The imaginary museum of musical works: an essay in the philosophy of music

New York: Oxford University Press (1992)
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Abstract

What is the difference between a performance of Beethoven's Fifth Symphony and the symphony itself? What does it mean for musicians to be faithful to the works they perform? To answer this question, Goehr combines philosophical and historical methods of enquiry. She describes how the concept of a musical work emerged as late as 1800, and how it subsequently defined the norms, expectations, and behavior characteristic of classical musical practice. Out of the historical thesis, Goehr draws philosophical conclusions about the normative functions of concepts and ideals. She also addresses current debates amongst conductors, early-music performers, and avant-gardists.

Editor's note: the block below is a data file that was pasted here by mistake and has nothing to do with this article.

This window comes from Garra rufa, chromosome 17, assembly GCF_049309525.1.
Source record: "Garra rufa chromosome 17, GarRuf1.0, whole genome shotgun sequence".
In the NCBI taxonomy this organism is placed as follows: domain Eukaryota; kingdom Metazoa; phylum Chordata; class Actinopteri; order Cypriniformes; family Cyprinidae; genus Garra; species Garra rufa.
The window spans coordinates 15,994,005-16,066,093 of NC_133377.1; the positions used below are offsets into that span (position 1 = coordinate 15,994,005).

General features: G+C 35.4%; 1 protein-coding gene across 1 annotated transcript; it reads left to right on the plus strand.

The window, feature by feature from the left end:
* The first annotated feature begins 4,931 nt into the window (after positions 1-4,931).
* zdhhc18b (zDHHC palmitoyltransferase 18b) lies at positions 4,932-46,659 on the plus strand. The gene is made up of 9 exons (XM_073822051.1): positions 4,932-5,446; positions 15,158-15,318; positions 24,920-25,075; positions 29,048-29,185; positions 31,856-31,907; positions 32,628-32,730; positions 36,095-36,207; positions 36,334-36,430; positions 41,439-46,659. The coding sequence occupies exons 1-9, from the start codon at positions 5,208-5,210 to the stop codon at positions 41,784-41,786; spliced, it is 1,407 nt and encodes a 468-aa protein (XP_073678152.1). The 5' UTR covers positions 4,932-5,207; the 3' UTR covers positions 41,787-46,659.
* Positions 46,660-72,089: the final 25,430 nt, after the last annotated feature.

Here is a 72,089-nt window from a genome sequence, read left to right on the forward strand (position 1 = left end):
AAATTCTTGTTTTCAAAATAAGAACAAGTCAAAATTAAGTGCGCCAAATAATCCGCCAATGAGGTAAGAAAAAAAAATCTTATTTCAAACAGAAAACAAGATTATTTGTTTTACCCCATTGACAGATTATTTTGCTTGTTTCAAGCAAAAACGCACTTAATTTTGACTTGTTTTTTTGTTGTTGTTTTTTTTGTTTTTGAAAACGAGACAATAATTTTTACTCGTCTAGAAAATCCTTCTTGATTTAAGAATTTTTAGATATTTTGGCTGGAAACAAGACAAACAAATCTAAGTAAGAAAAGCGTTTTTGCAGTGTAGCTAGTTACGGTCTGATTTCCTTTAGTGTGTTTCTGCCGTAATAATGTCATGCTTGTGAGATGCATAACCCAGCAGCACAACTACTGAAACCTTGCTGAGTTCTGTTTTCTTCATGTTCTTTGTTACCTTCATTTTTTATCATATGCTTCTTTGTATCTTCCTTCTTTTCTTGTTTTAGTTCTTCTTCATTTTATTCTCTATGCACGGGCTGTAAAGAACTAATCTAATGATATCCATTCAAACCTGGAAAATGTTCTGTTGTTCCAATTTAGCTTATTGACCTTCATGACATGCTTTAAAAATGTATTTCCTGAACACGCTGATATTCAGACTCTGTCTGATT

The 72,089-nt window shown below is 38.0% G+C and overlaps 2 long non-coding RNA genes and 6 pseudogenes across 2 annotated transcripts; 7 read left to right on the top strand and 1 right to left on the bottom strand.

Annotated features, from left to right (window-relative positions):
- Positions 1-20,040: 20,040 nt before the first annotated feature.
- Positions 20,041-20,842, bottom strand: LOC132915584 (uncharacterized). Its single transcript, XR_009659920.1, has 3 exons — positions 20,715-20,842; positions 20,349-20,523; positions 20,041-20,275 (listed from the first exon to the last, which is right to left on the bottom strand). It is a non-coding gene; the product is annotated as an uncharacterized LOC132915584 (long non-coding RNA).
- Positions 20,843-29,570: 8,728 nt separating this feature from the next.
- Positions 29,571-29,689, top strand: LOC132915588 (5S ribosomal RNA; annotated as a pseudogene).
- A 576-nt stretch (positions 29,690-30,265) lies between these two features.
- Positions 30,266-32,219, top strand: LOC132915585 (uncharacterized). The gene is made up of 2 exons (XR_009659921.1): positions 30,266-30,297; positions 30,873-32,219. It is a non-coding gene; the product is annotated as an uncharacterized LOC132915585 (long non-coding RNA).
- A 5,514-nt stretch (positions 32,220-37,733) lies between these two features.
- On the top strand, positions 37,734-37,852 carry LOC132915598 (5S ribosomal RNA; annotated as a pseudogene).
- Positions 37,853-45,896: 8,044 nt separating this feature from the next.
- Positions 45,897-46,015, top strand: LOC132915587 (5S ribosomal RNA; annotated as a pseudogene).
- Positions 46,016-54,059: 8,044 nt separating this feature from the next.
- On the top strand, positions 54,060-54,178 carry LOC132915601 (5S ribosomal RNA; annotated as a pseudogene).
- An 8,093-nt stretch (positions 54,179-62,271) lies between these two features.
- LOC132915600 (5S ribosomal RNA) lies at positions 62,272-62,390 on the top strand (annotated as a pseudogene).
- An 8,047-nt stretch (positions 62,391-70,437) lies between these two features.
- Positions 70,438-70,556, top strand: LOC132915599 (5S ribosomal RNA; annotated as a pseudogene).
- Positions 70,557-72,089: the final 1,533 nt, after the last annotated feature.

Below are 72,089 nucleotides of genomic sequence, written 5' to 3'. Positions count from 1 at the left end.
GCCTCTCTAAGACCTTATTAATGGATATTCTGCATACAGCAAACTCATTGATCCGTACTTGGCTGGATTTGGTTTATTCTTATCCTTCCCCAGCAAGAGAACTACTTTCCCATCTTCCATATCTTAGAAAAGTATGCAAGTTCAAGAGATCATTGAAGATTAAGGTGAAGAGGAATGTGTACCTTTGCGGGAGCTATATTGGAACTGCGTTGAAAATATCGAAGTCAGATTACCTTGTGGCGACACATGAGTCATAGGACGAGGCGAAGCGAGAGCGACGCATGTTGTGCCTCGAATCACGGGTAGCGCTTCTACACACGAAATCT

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Lydia Goehr
Columbia University

Citations of this work

Why can’t I change Bruckner’s Eighth Symphony?David Friedell - 2020 - Philosophical Studies 177 (3):805-824.
Social Ontology.Brian Epstein - 2018 - Stanford Encyclopedia of Philosophy.
Who's Afraid of Mathematical Diagrams?Silvia De Toffoli - 2023 - Philosophers' Imprint 23 (1).
Musical Works as Structural Universals.A. R. J. Fisher - 2023 - Erkenntnis 88 (3):1245-67.
The definition of art.Thomas Adajian - 2018 - Stanford Encyclopedia of Philosophy.

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